Bargain hunters and Hospice Mid-Northland are benefiting from the sale of audio equipment confiscated by the police and Far North District Council noise control officers.

Last month council compliance staff donated a dozen audio systems, confiscated from owners following repeated noise complaints from neighbours, to Hospice Mid-Northland.

Under noise control regulations, the police can seize equipment after an Excessive Noise Direction (END) notice has been served by a council noise control officer and more complaints of excessive noise are received within 72 hours. The equipment is kept for six months, and can be recovered by owners by paying $148. After that time, uncollected property can be sold by the council.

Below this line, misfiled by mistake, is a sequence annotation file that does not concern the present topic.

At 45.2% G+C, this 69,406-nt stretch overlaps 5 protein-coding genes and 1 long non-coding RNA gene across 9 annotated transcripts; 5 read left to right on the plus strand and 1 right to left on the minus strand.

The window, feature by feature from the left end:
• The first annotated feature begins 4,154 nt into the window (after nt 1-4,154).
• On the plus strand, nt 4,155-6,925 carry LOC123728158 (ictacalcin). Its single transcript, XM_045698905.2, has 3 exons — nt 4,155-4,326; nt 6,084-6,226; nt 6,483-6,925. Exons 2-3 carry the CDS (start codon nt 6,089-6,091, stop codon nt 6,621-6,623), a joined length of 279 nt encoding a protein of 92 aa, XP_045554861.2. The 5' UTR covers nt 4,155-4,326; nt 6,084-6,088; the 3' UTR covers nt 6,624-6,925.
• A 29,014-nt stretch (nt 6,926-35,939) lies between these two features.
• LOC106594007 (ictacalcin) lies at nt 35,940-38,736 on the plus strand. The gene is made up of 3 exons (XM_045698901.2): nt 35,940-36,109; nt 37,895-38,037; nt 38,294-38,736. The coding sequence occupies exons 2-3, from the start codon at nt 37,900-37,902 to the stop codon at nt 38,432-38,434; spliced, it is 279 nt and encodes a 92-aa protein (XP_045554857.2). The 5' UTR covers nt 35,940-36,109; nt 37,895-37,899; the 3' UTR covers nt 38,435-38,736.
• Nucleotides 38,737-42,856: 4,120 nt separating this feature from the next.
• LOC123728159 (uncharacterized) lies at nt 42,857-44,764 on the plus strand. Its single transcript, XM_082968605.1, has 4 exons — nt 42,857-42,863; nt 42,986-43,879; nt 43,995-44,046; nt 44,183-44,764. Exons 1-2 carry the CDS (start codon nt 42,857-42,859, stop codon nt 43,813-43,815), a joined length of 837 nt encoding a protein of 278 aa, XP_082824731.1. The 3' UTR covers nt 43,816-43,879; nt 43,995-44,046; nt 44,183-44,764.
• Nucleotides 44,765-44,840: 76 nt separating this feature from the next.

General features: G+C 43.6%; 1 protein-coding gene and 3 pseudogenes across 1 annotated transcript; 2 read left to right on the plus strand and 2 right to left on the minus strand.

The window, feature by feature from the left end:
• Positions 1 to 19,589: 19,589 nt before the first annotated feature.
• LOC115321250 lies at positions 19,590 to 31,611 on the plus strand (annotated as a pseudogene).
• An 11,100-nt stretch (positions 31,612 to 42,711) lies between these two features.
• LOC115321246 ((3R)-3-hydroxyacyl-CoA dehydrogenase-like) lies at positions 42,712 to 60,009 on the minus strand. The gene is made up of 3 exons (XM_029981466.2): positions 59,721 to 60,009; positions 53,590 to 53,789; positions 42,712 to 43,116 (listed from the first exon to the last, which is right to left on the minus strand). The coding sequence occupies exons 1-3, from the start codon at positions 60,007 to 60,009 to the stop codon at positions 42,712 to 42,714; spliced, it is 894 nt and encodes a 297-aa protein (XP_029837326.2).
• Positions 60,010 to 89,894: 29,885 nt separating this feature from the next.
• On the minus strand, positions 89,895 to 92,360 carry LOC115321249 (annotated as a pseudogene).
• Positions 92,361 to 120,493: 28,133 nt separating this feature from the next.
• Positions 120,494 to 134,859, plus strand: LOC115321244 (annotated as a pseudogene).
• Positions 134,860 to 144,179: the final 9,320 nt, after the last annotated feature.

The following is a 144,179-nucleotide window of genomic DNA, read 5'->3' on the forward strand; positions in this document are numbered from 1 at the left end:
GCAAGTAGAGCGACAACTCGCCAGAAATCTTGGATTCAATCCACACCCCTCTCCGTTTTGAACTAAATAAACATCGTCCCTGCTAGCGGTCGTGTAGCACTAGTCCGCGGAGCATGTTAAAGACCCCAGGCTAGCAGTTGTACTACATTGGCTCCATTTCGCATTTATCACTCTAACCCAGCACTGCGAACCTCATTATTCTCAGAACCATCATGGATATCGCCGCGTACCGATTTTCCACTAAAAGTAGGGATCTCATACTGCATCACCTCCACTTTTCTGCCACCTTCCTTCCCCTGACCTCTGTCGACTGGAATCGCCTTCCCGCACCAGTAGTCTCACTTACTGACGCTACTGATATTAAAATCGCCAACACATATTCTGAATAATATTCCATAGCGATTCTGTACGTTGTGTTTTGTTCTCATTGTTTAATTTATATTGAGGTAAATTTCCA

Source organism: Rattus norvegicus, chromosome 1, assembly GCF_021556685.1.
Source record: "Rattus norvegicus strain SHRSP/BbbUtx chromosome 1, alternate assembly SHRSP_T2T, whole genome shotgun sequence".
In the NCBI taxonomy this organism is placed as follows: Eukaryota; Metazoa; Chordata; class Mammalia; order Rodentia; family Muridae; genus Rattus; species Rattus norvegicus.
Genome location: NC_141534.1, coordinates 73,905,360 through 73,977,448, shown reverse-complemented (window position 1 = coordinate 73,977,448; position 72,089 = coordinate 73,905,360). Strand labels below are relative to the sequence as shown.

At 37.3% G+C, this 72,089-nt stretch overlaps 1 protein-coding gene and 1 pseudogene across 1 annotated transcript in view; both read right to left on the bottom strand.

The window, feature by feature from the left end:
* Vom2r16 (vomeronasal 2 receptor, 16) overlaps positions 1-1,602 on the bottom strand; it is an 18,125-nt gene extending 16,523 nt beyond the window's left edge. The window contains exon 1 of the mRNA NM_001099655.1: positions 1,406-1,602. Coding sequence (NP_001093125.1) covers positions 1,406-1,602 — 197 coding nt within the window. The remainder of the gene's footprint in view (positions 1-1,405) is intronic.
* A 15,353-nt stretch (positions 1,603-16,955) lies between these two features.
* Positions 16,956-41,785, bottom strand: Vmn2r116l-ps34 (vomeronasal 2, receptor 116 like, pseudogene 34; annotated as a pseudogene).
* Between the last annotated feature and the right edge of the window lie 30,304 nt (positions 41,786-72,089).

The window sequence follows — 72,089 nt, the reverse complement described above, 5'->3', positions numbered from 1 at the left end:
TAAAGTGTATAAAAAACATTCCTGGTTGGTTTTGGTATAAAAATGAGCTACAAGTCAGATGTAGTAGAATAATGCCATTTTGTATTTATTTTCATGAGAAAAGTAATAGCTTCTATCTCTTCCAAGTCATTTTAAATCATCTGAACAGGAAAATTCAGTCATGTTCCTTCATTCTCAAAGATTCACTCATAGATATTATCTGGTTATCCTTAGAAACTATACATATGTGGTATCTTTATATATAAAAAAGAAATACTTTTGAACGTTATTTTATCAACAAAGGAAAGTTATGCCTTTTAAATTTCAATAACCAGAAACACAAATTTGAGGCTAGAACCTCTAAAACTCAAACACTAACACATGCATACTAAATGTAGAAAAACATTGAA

Hospice general manager Belinda Watkins said the audio systems would be tested, repaired and refurbished by trained volunteers at the Green Shed on Kerikeri Rd. They would then be sold at Hospice shops or online via Trade Me.


"Fundraising is a fact of life for us, as we need to raise $800,000 every year," she said.

"This generous donation of sound equipment from the council will raise much-needed funds so we can continue to provide free 24/7 palliative care for this community."

Hospice Mid-Northland offered care for up to 70 patients at any given time, she added.